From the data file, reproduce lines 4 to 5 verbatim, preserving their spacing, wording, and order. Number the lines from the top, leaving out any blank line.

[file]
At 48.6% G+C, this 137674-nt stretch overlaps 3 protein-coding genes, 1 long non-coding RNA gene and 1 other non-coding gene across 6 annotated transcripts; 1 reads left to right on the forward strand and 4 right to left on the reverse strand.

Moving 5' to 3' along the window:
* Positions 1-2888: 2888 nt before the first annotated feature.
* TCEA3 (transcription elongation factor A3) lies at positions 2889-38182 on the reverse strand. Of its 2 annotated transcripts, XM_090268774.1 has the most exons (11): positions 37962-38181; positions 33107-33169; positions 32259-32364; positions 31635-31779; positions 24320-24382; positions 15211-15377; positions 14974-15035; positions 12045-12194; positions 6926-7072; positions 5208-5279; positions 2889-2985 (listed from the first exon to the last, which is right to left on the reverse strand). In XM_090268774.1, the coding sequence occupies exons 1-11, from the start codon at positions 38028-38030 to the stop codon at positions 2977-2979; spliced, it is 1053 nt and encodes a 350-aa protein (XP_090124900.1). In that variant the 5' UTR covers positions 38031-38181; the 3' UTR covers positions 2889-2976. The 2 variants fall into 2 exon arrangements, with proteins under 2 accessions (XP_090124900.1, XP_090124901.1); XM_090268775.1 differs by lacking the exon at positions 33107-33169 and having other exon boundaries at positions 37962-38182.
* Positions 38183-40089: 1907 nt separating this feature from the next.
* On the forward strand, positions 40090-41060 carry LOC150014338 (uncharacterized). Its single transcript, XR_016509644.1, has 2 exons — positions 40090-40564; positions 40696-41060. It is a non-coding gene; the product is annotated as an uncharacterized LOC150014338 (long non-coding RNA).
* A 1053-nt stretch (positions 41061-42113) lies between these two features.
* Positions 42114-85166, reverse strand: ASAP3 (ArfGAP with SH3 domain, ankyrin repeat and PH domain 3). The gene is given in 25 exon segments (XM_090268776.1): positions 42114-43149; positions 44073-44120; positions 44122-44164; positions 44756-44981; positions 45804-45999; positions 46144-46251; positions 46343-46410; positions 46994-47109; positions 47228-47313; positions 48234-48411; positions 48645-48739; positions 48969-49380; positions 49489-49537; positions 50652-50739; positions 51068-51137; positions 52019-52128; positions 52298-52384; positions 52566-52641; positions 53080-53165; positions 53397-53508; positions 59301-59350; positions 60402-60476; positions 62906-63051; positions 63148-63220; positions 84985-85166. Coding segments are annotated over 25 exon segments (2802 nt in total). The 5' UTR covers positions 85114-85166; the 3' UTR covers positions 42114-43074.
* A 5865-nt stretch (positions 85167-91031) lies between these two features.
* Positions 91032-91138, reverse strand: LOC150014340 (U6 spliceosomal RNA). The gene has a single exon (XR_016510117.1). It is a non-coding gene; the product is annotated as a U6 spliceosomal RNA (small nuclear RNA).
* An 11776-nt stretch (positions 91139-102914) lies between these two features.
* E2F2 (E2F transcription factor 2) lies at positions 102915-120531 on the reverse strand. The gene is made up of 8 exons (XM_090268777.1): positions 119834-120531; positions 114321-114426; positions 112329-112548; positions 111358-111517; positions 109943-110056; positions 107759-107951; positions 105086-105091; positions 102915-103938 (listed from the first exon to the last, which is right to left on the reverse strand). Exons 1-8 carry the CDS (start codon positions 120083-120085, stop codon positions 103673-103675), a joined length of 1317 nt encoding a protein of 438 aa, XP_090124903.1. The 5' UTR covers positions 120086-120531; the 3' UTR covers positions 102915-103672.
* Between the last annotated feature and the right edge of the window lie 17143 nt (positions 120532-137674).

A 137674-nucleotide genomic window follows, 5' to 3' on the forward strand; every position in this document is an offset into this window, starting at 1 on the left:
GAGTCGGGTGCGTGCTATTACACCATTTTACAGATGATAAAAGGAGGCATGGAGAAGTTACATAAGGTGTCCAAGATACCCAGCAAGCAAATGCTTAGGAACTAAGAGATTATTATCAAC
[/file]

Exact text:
* TCEA3 (transcription elongation factor A3) lies at positions 2889-38182 on the reverse strand. Of its 2 annotated transcripts, XM_090268774.1 has the most exons (11): positions 37962-38181; positions 33107-33169; positions 32259-32364; positions 31635-31779; positions 24320-24382; positions 15211-15377; positions 14974-15035; positions 12045-12194; positions 6926-7072; positions 5208-5279; positions 2889-2985 (listed from the first exon to the last, which is right to left on the reverse strand). In XM_090268774.1, the coding sequence occupies exons 1-11, from the start codon at positions 38028-38030 to the stop codon at positions 2977-2979; spliced, it is 1053 nt and encodes a 350-aa protein (XP_090124900.1). In that variant the 5' UTR covers positions 38031-38181; the 3' UTR covers positions 2889-2976. The 2 variants fall into 2 exon arrangements, with proteins under 2 accessions (XP_090124900.1, XP_090124901.1); XM_090268775.1 differs by lacking the exon at positions 33107-33169 and having other exon boundaries at positions 37962-38182.
* Positions 38183-40089: 1907 nt separating this feature from the next.